The CTF’s 69th Annual Tax Conference takes place at the Metro Toronto Convention Centre from Sunday, November 19th to Tuesday, November 21st, 2017. Osler’s Tax Department is represented at the conference, speaking on various panels and in workshops.
Equity-Based Compensation & Stock Options
This session will explore a variety of equity based compensation alternatives including stock options, share purchase plans and phantom based stock plans and will discuss relevant factors to be taken into account when designing and implementing tax effective equity based compensation. The session will also consider recent developments and their impact on equity based compensation and will highlight relevant tax considerations for emerging companies.
Presenter: Dov Begun
The Multilateral Instrument: A Canadian Perspective
In 2016 the Organization for Economic Co-operation and Development (OECD) released the text and explanatory notes of the Multilateral Convention to Implement Tax Treaty Related Measures to Prevent Base Erosion and Profit Shifting (BEPS) under BEPS Action 15 (the MLI). The MLI is to be applied alongside existing tax treaties, modifying their application in order to implement certain BEPS measures, without the need for separate bilateral treaty negotiations. The BEPS measures covered by the MLI include: (i) Action 2 on hybrid mismatch arrangements, (ii) Action 6 on preventing treaty abuse, (iii) Action 7 on the artificial avoidance of permanent establishment (PE) status; and (iv) Action 14 on dispute resolution.
The MLI constitutes a significant change in international taxation and will have an important impact on the taxation of multinational companies given the expectation that it may amend as many as 2000 tax treaties. Since June 7, 2017, Canada at least 69 other jurisdictions have signed the MLI and released their preliminary positions and reservations. This presentation will review the key provisions of the MLI and examine, by way of examples, when and how the MLI may apply to modify certain aspects of Canadian tax treaties both based on Canada’s announced MLI positions and on potential changes to those positions, given the choices made by some of Canada`s most important treaty partners.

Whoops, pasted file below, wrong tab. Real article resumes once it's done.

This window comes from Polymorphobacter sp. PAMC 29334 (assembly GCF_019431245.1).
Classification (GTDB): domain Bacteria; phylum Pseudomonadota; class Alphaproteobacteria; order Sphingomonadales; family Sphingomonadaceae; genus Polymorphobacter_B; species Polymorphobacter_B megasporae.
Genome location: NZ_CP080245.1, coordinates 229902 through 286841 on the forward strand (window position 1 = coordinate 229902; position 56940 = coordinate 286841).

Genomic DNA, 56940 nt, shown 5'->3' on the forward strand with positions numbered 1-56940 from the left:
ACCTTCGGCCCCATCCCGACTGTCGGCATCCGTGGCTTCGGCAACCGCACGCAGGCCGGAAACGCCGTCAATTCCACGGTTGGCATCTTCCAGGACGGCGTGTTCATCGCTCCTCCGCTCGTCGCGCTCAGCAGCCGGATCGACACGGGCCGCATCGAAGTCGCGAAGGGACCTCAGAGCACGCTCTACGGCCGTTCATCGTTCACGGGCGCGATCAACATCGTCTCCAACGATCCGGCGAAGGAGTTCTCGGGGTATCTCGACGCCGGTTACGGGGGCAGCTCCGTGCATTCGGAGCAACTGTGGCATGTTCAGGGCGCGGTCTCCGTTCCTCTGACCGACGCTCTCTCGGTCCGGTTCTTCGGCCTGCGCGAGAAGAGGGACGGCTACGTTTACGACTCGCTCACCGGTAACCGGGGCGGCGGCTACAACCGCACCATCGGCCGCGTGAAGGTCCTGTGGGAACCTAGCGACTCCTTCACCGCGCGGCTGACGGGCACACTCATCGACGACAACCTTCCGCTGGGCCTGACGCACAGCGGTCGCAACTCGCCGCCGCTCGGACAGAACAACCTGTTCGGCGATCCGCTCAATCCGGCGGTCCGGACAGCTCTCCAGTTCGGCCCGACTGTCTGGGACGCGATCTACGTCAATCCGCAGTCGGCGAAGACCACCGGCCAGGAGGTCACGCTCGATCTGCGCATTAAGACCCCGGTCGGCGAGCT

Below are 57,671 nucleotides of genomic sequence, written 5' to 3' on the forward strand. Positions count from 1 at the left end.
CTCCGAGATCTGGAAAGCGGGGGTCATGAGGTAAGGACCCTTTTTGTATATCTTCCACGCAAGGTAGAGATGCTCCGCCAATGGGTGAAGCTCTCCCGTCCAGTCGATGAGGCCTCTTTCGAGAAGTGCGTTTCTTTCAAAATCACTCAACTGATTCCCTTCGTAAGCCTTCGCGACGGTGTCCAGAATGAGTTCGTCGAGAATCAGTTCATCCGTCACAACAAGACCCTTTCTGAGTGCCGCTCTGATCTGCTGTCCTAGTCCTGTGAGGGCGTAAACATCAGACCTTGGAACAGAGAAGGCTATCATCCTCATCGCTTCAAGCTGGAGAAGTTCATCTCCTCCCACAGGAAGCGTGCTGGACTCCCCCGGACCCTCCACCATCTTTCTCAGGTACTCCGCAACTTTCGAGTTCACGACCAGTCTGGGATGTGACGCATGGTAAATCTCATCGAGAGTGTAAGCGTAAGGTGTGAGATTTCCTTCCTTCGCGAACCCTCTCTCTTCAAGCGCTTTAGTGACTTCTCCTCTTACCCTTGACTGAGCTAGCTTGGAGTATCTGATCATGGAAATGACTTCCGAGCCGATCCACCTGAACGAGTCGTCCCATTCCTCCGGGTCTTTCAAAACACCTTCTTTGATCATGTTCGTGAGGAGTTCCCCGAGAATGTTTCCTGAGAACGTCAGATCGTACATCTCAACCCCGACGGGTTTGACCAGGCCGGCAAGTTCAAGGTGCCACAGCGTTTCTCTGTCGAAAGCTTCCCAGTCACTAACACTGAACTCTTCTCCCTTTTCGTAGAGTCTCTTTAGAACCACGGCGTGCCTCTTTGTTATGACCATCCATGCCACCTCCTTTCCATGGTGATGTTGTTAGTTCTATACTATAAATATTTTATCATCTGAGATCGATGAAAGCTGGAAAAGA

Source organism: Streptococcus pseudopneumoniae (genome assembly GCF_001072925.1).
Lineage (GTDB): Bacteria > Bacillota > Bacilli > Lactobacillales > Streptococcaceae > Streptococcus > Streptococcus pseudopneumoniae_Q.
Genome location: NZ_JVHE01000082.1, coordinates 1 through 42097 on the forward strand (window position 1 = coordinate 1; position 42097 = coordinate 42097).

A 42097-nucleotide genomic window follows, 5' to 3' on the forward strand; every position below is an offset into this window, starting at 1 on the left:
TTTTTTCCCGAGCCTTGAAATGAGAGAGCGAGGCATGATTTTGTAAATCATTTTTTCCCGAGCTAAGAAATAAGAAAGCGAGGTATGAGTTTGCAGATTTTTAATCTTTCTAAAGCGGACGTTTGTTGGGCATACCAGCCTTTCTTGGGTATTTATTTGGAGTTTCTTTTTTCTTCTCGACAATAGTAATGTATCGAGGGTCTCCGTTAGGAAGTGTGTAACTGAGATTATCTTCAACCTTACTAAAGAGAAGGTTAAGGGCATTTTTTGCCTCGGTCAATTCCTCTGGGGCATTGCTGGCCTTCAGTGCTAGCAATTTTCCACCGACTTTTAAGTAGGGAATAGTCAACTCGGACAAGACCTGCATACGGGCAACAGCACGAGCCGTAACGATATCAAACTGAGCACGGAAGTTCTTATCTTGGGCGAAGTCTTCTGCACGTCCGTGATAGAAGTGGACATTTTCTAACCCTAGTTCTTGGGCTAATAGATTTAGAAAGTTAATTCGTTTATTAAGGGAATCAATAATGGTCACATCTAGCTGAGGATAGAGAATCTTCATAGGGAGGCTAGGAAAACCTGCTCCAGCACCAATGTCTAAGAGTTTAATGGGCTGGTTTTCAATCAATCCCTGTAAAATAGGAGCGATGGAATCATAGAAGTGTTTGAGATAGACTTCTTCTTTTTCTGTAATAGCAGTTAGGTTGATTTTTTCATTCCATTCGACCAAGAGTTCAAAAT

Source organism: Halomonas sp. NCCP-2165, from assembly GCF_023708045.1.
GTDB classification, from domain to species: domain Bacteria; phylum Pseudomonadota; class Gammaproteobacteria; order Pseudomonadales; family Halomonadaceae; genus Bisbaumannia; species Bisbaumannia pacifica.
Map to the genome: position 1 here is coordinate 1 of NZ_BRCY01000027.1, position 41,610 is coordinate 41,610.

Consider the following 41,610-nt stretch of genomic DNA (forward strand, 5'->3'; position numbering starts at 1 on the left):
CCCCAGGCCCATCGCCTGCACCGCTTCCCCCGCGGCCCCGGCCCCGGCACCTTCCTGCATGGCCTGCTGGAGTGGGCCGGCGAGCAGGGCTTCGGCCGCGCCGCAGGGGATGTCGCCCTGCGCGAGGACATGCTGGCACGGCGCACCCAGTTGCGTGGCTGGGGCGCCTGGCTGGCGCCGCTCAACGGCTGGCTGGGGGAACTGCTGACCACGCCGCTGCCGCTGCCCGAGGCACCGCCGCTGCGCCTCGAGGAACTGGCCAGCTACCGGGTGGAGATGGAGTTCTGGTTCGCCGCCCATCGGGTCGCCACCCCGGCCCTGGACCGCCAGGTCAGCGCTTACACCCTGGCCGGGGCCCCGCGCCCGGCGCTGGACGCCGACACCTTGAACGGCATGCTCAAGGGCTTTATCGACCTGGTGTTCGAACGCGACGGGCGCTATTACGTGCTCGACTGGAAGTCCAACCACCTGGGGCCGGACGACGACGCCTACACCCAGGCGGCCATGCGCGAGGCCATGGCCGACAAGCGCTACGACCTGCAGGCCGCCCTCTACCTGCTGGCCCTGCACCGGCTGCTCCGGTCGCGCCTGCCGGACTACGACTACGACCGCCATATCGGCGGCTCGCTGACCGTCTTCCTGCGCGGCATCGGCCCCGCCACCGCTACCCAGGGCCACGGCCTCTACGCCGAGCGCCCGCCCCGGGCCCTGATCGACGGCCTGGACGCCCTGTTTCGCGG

Presenter: Patrick Marley
What is Tax Avoidance?
What is avoidance? We have unacceptable evasion and acceptable tax planning. If everything is there for the tax authorities to see, it is currently acceptable planning. Is there some level of planning that is so aggressive that it is no longer acceptable? How do we draw the line between acceptable planning (contribution to an RRSP) and unacceptable avoidance? If it is in accordance with the Act, how do we recognize it? If some level of aggressive planning is unacceptable how to we stop it? Do we penalize it? For example, should the Act impose a penalty if a transaction is subject to the GAAR?
Presenter: Monica Biringer
The trust relationship (not a legal entity but a contractual relationship) presents tax practitioners with a host of complex and evolving cross-border tax issues in connection with trust and trust-like business arrangements for financial institutions, pension funds, and investment funds as well as family trusts. In regards to such arrangements, this session will address:
- Characterization Issues – distinguishing foreign trusts from other types of arrangements
- Residence issues – what makes a trust “foreign” – common law and deemed residence rules
- Inbound and outbound tax issues, involving: treaty benefits, anti-hybrid rules, foreign tax credits, employee benefit/pension trusts and commercial trusts
- Offshore disclosure regimes – how FATCA and CRS have grappled with domestic and foreign trusts
Presenter: Matias Milet
Transaction Structuring: A Case Study
Presenter: Colena Der